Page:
DOHA: Soon one might not be able to challenge the decision of a Rent Dispute Resolution Committee in court and drag on a dispute for months on end.
Measures are being taken to make sure that disagreements brought to a rent dispute settlement committee are decided on a fast-track basis — within a month or 45 days.
At present, as most decisions of Rent Dispute Resolution Committees are taken to the Court of Appeals for review, cases take several months to decide.
A proposal under study, if implemented, would bar people from challenging the verdict of a Rent Dispute Resolution Committee in court.
The five Rent Dispute Resolution Committees in the country are headed by judges from the preliminary court.
The committees, thus, have the legal status of a preliminary court, so one can move the Court of Appeals against their decisions.
This causes undue delays in settling disputes between landlords and tenants as the cases drag on for months.
Given this situation, there is a proposal to appoint a judge from the Court of Appeals and station him at the premises of each Rent Dispute Resolution Committee.
The judge would hear appeals against the verdicts of the Committee and pronounce his verdict on a fast-track basis.
The heads of Rent Dispute Resolution Committees are appointed by the Supreme Judicial Council, while two members of each committee are from the Ministry of Municipality and Urban Planning.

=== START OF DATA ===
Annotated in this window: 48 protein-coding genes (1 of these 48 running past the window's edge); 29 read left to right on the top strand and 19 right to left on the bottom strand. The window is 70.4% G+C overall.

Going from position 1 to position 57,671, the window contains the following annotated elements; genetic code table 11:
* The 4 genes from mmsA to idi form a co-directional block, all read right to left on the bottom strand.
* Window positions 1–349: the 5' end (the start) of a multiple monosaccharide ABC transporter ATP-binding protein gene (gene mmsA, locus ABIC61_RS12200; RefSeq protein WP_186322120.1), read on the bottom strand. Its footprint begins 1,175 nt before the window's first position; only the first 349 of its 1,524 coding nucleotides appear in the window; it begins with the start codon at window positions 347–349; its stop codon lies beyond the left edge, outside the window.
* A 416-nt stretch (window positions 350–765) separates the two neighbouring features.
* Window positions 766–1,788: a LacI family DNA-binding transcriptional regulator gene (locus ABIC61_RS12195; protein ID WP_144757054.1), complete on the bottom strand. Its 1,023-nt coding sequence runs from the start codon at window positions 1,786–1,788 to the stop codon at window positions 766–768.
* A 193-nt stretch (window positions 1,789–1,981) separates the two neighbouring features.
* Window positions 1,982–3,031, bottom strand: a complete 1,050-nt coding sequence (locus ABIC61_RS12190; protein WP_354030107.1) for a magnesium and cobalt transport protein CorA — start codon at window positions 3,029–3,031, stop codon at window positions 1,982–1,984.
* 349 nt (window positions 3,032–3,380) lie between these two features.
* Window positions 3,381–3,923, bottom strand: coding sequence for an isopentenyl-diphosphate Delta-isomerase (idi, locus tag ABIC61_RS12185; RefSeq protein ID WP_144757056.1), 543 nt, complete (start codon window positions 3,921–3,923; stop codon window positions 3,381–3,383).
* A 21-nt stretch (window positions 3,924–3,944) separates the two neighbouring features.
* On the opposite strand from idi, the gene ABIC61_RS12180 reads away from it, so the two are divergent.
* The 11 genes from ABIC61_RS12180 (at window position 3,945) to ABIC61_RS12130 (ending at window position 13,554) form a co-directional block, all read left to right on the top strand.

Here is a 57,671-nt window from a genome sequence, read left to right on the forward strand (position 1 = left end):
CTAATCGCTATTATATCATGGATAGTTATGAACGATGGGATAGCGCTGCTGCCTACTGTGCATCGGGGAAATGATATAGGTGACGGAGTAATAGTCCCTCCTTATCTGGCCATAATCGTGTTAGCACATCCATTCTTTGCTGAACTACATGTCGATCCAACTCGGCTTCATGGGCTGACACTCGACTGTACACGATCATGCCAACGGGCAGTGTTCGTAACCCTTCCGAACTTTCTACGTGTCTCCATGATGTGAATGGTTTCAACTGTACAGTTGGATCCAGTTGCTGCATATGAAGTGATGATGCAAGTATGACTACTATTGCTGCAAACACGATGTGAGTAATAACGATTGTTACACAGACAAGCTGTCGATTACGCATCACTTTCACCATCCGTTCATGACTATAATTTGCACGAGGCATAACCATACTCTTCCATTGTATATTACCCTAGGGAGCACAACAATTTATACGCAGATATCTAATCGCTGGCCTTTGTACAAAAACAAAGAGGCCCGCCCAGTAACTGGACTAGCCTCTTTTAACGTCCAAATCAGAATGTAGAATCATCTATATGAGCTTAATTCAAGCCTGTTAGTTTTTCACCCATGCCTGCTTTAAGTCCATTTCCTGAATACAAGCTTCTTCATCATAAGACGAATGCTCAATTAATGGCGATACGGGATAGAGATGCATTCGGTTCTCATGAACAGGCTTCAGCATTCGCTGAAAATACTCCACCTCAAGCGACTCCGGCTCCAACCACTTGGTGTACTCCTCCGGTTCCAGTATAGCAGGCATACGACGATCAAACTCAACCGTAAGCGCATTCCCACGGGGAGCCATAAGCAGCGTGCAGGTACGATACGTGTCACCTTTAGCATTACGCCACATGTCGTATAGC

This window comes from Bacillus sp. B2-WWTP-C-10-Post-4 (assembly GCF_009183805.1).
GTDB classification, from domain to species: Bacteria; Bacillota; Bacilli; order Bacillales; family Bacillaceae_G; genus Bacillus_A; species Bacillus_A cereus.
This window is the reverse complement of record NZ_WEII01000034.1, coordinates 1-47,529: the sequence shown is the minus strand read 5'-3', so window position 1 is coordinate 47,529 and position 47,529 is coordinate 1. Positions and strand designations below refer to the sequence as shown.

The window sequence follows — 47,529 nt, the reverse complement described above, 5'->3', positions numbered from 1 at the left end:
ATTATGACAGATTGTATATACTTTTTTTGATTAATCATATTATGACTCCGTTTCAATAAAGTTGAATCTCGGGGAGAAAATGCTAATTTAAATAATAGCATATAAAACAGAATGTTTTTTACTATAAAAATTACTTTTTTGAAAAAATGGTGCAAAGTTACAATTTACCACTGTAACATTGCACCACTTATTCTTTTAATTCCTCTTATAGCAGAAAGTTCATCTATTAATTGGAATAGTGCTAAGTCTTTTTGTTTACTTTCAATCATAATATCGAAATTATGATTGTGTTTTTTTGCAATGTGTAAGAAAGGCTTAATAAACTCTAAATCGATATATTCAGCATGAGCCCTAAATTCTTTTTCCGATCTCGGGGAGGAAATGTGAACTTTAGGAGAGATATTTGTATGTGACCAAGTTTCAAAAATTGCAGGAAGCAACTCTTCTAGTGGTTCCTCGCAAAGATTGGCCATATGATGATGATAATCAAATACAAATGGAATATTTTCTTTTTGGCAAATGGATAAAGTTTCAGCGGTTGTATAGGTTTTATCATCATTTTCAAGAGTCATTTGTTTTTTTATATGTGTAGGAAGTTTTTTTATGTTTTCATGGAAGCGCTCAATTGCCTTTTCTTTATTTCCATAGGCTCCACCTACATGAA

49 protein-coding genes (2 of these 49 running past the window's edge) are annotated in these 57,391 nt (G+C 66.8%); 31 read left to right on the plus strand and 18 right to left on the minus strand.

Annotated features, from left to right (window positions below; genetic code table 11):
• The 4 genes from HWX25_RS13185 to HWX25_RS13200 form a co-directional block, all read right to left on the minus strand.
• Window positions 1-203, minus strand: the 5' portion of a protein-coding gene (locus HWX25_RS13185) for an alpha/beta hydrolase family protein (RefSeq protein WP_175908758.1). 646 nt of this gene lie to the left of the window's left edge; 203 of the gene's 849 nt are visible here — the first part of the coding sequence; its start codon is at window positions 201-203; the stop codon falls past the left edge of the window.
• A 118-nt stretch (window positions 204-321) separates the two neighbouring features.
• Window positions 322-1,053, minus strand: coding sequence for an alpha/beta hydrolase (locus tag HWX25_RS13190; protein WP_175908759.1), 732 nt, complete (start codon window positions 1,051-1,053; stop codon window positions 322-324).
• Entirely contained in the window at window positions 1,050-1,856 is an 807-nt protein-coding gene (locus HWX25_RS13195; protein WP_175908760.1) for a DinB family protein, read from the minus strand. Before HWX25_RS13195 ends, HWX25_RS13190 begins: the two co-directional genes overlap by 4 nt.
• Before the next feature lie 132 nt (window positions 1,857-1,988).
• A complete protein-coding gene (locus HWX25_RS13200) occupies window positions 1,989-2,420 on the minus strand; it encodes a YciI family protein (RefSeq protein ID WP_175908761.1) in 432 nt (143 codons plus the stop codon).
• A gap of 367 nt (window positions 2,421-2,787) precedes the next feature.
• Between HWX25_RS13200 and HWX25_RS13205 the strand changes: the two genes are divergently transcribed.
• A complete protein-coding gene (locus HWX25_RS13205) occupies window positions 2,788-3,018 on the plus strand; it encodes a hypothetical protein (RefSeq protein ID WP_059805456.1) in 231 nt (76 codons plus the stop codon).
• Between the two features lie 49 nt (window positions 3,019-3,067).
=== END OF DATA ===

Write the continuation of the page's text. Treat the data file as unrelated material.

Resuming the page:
The Court of Appeals judge to be stationed at the Rent Dispute Resolution Committees would single-handedly hear appeals and decide a case without wasting time.
“If the proposal is approved and enforced, rent-related disagreements would be resolved in 90 percent less time than they are presently,” said Ali Mohamed Al Hammadi.
Al Hammadi is in charge of the headquarters of all the five Rent Dispute Resolution Committees, which was set up recently vide a Cabinet decision.
The official told Al Watan in an interview published yesterday that last year the committees heard 1,834 disputes and decided 1,130 of them.
Some 289 of them were not admitted for hearing.
In 2012, some 1,675 disputes were brought to the five committees and the settlement rate was quite high as 1,420 of them were resolved.
Al Hammadi said that given the fact that the population of the country was going up due to a heavier influx of foreign workers, rent disputes were quite low in number.
The committees hear disputes only if rent contracts are registered with them.